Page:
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Calculus, Tommy John and a Comeback

By Steve Shutt, 08/10/21, 11:30AM EDT


Preston Gainey's journey to High Point took perseverance

    Preston Gainey leads the High Point Rockers in a number of statistical categories.  He is the team leader in saves with seven.  He is holding opponents to a .208 batting average, the best of any High Point pitcher with more than 10 innings under his belt.  He leads the team with 15 games finished.

    Gainey is also the most likely to lead the team in semesters of calculus while in college with three.

    Gainey’s journey to the High Point Rockers has not ben a typical journey.  His dream was to be a Naval aviator and the path to that dream led him directly to Annapolis and the U.S. Naval Academy.

    “The application process is pretty intricate and involved,” said Gainey of securing admission to the Academy.  “You have to get a Senatorial or Congressional nomination, pass a bunch of physical tests. It’s a long and arduous process.”

    The Navy baseball coaching staff, led by head coach Paul Kostacopoulos and pitching coach Ryan Mau, didn’t start recruiting Gainey until late in his senior year at Calvary Christian High School in Fort Lauderdale, Fla. An All-Broward County selection in soccer, Gainey was an outfielder on the baseball team.  Because it was late in the recruiting process, Gainey opted to spend a year at Palm Beach Community College before heading off to Navy.

    “I decided to take the classes they recommended in order to prepare myself for the Academy,” said Gainey.  “I helped coach my high school team and I was just staying in shape and got prepared for Plebe Summer.”

    According to the Naval Academy web site “The purpose of Plebe Summer is to lay the foundation of the Academy’s four-year professional development curriculum.”

    According to Gainey, the seven weeks of Plebe Summer were “Pretty terrible.  Everything you hear about it is true.”

    But, like any Midshipman will tell you, there were a lot of positives to Plebe Summer as well.

    “There were a lot of cool things you got to do, like running the obstacle course and endurance course, learning to qualify with pistols and rifles, learning how to sail, and patrol boats and things that most people don’t get the opportunity to do,” recalled Gainey.  “You go from being a civilian to a member of the armed forces and that’s part of the process.  They have to break down some barriers, change your mindset. It was a unique experience for sure.”

    For many college student-athletes, the toughest part of their day may be those two to three hours they spend on the practice field, running drills, conditioning, and planning for their next contest.  At the Academies, the easiest part of a cadet’s day is usually on the practice field.

    “There is a sense of freedom when you got to the baseball clubhouse,” said Gainey.  “As soon as you were in the clubhouse, everything else that you had to deal with was out the window.  You were with teammates, upper classmen, lower classmen, everybody was on the team. There wasn’t as much of a hierarchy as there was in Bancroft Hall or on The Yard. Obviously, you still had the challenges involved with playing Division I baseball. You were trying to be an everyday guy and prove yourself.  But it definitely was one of the nicest parts of the day unless you were in trouble or on the naughty list.”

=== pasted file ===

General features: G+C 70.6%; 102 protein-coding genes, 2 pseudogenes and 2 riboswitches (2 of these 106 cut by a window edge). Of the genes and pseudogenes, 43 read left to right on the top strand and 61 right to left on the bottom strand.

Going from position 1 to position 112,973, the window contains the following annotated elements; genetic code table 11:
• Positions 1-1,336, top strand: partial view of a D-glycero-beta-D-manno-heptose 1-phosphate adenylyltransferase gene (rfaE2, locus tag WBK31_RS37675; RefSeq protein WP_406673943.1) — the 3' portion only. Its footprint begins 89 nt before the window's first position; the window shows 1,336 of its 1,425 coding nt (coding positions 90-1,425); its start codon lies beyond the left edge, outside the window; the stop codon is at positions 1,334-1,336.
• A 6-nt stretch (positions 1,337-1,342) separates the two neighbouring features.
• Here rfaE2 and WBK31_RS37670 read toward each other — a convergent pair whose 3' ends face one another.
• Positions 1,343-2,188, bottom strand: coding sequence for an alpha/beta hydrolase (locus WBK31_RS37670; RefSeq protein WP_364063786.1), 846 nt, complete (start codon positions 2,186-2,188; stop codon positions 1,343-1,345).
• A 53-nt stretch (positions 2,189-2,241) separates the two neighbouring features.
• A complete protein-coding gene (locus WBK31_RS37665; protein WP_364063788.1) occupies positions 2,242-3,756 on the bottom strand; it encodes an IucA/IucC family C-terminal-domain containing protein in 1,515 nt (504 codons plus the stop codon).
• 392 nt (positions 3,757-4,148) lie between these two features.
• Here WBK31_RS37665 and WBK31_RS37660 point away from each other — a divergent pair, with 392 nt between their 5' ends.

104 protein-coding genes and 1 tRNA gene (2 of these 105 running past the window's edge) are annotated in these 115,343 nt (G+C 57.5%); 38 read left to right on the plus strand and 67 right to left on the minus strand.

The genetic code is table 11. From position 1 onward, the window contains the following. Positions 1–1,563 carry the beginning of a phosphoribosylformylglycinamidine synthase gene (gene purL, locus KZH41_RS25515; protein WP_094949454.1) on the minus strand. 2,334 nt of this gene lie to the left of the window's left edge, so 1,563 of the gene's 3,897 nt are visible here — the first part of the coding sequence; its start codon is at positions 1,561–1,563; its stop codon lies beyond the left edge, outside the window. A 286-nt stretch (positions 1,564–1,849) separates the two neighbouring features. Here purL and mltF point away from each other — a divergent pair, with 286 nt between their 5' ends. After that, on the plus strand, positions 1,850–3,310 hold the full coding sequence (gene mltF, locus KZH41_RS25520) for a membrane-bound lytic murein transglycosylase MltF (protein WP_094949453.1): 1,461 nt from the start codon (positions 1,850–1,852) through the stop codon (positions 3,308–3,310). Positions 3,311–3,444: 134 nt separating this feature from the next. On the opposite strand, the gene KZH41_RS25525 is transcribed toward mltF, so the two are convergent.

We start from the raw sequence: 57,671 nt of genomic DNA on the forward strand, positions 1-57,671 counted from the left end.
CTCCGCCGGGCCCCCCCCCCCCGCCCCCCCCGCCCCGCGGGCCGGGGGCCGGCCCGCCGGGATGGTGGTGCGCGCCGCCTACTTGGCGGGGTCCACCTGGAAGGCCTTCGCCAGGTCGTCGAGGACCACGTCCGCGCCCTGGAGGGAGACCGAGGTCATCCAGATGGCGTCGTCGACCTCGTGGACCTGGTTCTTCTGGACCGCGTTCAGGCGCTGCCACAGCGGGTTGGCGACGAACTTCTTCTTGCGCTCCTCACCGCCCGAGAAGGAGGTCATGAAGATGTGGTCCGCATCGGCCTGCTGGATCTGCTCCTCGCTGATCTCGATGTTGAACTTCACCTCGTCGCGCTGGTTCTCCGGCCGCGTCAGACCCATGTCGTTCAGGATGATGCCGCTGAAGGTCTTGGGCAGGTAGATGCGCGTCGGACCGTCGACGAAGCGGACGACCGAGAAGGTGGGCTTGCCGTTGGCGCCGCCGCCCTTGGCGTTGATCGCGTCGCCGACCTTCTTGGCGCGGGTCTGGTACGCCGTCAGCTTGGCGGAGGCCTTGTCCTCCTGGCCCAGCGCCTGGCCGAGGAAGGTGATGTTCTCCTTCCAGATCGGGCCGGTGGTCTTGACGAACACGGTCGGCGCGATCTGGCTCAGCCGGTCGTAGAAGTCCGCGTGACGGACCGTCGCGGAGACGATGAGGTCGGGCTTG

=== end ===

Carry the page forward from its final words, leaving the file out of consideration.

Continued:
And as is the case at the U.S. Military Academy at West Point or at the Air Force Academy in Colorado Springs, the academic demands exceed those of most college students.

    As Gainey recalled, “My freshman year I took three semesters of calculus, two semesters of chemistry.  The next year Physics I, Physics II, statistics, Naval history, seamanship and navigation leadership, martial arts, wrestling, swimming, boxing.  It was a required class.  I liked boxing a lot more than wrestling or martial arts. In martial arts they would have us stand there and do some ‘body hardening’ where you would literally have a partner and kick each other in the legs.  And that got old real quick.”

    Preston found success on the baseball field.  The Navy coaching staff had converted the high school outfielder into a pitcher and he blossomed under the watch of Kostacopoulos and Mau.  Gainey was 2-0 with a 3.00 ERA in 14 appearances as a freshman in 2011.  He earned two saves in the Patriot League Tournament and was named to the all-tournament team.  Gainey was a two-time Patriot League Player of the Week and got the win against Army West Point to win the Patriot League Championship.

    And nothing at the Naval Academy is better than beating Army.

    “It’s ingrained in your brain that everything you do the second you step on campus, is to Beat Army.  As a plebe you are required to run everywhere you go in Bancroft Hall and at every corner that you turn, you have to scream ‘Sir, Go Navy, Sir’ or ‘Sir, Beat Army, Sir.’  You are bred to hate Army on the athletic field but then eventually be their teammate in the armed forces.  Being part of a team that beat Army, and won the Patriot League Championship, it was pretty special.”